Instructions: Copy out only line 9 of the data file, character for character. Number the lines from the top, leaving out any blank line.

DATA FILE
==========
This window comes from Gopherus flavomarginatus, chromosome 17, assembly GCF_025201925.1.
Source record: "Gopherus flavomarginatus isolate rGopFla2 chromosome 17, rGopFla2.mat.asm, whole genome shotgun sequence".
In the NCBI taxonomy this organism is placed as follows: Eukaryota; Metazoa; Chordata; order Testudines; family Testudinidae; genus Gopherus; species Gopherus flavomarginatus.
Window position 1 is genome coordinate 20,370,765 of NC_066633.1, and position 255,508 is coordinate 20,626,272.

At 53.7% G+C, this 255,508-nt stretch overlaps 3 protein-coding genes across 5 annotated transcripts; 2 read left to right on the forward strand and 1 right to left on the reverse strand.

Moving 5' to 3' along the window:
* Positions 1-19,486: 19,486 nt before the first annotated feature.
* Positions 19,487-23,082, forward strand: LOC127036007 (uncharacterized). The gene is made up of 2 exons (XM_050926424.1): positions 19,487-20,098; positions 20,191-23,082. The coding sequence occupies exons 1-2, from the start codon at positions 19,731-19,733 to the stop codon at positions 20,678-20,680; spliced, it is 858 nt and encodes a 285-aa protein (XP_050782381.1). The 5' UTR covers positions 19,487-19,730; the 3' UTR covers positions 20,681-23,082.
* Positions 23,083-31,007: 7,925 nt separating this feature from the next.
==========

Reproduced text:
* Positions 23,083-31,007: 7,925 nt separating this feature from the next.